This museum preserves and interprets the formative years of Lyndon Johnson, a student in San Marcos and teacher in southern Texas who became the 36th President of the United States. Johnson was a student at Southwest Texas State Teachers College between 1927 and 1930 and it was here that he returned in 1964 as President to announce the creation of the Job Corps program. Like many teachers colleges, the institution has developed into a comprehensive regional university and is now known as Texas State University. The museum opened in 2006 and expanded in 2010 to include two floors of exhibits. In addition to exhibits about Johnson's years in San Marcos, there are exhibits dedicated to his efforts to promote civil rights and education in the Senate and as President.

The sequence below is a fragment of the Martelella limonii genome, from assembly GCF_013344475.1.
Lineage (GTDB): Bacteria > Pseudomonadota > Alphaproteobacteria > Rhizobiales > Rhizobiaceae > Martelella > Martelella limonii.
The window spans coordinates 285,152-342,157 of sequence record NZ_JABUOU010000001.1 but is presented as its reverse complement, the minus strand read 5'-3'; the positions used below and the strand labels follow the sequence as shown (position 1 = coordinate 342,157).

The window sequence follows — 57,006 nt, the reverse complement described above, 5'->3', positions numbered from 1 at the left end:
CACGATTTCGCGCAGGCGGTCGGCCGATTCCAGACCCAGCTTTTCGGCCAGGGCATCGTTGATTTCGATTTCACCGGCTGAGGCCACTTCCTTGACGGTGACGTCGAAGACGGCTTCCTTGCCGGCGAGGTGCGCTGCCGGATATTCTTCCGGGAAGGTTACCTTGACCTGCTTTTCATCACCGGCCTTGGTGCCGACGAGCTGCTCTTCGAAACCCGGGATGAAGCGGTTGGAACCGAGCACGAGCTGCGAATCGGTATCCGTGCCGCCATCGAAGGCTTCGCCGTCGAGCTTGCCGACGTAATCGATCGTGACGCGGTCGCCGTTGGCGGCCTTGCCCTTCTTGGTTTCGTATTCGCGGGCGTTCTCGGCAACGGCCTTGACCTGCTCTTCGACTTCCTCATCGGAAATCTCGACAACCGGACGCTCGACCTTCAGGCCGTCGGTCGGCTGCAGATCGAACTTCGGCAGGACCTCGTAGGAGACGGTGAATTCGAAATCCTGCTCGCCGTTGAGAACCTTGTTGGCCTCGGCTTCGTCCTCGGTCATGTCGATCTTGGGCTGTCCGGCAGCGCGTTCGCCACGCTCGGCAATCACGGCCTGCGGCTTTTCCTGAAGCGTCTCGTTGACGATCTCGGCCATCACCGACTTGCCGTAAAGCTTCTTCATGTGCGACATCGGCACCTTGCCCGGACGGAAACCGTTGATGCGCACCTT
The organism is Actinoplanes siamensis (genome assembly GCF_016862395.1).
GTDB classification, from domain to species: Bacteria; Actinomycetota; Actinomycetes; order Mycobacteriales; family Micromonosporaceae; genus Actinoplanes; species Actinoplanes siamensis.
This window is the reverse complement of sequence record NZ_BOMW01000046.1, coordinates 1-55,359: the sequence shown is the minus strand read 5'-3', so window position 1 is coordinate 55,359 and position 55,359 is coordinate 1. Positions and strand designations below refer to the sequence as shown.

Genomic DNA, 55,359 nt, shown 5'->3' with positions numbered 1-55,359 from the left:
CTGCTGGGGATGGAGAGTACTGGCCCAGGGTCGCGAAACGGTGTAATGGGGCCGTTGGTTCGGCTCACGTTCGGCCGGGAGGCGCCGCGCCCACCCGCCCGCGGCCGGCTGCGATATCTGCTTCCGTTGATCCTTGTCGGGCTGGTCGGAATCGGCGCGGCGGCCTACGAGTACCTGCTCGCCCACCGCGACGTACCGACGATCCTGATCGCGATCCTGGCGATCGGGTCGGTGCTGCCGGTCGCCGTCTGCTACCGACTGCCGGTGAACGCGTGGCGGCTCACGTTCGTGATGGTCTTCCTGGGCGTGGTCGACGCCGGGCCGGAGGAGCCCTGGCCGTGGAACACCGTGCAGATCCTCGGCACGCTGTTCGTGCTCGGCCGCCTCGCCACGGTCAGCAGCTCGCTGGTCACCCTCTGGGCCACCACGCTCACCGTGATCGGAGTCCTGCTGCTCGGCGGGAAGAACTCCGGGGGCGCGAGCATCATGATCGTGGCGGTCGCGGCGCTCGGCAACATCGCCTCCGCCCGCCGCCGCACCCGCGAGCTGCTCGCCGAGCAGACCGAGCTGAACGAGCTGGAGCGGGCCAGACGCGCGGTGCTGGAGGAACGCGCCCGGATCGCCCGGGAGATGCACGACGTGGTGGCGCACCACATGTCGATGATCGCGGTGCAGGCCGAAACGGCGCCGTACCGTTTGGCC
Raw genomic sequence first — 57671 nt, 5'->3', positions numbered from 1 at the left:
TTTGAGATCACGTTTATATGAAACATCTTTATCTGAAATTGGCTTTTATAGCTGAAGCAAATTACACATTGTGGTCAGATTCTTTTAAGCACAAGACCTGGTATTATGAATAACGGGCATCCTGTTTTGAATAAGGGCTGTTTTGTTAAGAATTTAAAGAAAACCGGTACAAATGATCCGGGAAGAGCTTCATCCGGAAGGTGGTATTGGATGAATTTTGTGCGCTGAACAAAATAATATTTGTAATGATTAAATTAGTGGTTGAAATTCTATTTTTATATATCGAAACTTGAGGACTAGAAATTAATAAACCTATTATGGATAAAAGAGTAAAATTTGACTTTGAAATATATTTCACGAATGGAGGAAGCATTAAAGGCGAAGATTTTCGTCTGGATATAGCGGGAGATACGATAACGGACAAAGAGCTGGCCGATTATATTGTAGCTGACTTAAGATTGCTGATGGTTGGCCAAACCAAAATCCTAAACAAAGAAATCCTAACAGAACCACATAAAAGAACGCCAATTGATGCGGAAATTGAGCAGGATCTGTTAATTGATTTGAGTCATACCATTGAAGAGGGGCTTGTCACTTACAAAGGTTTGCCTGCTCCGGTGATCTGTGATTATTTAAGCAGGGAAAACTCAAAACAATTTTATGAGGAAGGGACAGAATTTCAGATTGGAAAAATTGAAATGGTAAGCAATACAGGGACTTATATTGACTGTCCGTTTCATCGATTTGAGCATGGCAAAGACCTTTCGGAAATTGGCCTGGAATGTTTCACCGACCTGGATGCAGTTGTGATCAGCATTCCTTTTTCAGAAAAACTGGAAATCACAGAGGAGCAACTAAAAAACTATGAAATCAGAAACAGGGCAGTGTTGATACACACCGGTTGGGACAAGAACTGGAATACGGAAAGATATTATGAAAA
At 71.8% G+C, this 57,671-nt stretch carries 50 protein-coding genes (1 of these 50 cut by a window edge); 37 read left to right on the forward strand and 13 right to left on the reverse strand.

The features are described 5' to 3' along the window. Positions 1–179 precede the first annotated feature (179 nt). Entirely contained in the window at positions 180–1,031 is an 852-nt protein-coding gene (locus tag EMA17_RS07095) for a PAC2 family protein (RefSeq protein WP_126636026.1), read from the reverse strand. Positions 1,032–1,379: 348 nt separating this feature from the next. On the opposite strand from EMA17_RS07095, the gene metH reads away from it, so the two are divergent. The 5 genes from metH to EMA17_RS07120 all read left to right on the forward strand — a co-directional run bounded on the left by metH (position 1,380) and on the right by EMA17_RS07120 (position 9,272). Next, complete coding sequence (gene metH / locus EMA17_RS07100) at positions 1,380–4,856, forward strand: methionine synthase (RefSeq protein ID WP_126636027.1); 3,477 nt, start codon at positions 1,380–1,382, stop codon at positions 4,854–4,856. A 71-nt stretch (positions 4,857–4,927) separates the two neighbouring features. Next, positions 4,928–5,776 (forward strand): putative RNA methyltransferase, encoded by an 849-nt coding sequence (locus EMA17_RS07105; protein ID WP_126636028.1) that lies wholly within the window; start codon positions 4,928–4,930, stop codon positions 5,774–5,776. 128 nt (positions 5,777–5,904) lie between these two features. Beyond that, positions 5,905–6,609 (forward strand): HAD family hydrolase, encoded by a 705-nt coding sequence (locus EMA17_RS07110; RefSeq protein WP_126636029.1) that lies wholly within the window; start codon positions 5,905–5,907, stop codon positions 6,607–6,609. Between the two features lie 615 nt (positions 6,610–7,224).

The museum traces its origins to local discussions during the mayor of San Marcos' special committee that began in 1996 and was tasked to find ways to promote heritage tourism in the city. The idea for a museum dedicated to LBJ gained support in the following years, especially after the city a physical location for the museum- a former movie theater near the city's courthouse square. Much of the work renovating the former theater was done by craftsmen and trainees who were part of the federal Jobs Corps program that Johnson created as President. The effort received support from a number of local agencies and the university. With broad-based community support, funds were raised to complete the renovations and the museum opened in 2006.
LBJ announced the creation of Job Corps near the present museum that was made possible by this program. Click the video below to watch President Johnson's announcement of the program during his visit to San Marcos.
"Our History & Beginning" San Marcos LBJ Museum website, http://lbjmuseum.com/our-history/ accessed 10/7/15